Pubdate: Mon, 10 May 1999
Source: New York Times (NY)
Copyright: 1999 The New York Times Company
Page: A22, Letters to the Editor
Author: Patricia S. Fleming, President, Prevention Works 
Note: The LTE being responded to is at:


As president of the organization that runs the District's only
needle-exchange program, I want to correct false assertions made by Calvina
Fay [letters, April 26].

Ms. Fay said, "Most needle exchange programs are not exchanges at all, but
are needle giveaways." However, exchange rates of dirty needles for clean
ones are extremely high, exceeding 90 percent in most cases. In the
District, we exchange more than 3,000 needles a week with a return rate of
97 percent. This ensures that dirty needles are not discarded in the streets.

Ms. Fay questioned whether needle-exchange programs are a successful HIV
prevention tool. Studies -- including those conducted by the U.S. Centers
for Disease Control and Prevention, the U.S. General Accounting Office, the
National Institutes of Health and the Office of Technology Assessment of

Congress -- unanimously concluded that needle exchanges do reduce HIV
transmission. None find that the programs increase drug use.

Ms. Fay misrepresented a Vancouver study as showing that needle exchange is
"a tremendous failure," despite the Canadian authors' numerous public
clarifications including an April 9, 1998, op-ed in the New York Times.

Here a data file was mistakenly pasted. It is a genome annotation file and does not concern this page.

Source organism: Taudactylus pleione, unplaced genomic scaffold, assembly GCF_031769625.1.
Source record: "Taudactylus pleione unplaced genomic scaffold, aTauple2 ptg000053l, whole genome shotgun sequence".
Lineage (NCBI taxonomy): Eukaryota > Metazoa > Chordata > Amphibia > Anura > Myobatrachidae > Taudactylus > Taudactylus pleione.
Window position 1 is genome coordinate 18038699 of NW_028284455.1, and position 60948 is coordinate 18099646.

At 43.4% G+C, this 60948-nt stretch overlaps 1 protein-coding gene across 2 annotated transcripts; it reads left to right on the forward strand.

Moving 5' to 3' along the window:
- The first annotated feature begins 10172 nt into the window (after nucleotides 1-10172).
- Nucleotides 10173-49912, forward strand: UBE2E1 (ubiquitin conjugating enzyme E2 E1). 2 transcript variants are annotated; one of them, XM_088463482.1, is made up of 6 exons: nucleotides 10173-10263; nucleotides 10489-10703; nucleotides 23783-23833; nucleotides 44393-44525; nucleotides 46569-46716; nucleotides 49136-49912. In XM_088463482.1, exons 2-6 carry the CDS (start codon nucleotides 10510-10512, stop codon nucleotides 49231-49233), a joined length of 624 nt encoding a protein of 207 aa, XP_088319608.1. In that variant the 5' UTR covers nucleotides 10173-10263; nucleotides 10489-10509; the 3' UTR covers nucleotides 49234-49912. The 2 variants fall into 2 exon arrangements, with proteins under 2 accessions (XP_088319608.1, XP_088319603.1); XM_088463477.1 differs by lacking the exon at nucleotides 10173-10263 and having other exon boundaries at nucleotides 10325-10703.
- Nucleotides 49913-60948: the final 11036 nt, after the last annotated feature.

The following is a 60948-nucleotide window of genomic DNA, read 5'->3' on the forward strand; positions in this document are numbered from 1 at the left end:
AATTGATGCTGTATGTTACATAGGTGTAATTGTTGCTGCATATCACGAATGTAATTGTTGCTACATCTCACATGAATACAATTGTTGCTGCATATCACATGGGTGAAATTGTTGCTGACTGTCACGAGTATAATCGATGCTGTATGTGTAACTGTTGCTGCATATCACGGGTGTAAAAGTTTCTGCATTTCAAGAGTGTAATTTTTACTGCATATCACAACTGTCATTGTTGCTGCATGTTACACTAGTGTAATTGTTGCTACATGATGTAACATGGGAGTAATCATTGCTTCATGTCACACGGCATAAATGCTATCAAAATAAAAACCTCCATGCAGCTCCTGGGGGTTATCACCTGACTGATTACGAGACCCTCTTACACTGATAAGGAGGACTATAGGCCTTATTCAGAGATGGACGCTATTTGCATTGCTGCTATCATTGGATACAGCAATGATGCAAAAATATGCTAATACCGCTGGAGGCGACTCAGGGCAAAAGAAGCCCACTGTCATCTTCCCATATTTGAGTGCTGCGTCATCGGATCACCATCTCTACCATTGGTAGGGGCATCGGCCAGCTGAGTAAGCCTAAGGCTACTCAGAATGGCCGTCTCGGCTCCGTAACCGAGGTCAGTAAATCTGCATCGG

Most recently, study co-author and University of British Columbia
epidemiologist Martin Schecter explained that individuals who participate
in Canadian needle-exchange programs are expected to have a higher rate of
HIV infection because in Canada, unlike in the United States, it is legal
to purchase syringes in pharmacies without a prescription. Those who can
afford to buy syringes do not have to share needles. Those who participate
in needle exchanges, though, cannot afford to buy clean syringes and are
forced to share, significantly increasing their risk of HIV infection.

Among those who endorse needle-exchange programs are the American Medical
Association, American Nurses Association, American Academy of Pediatrics
and the American Public Health Association. These respected associations
agree that needle-exchange programs slow the spread of HIV without
encouraging illegal drug use.

Prevention Works
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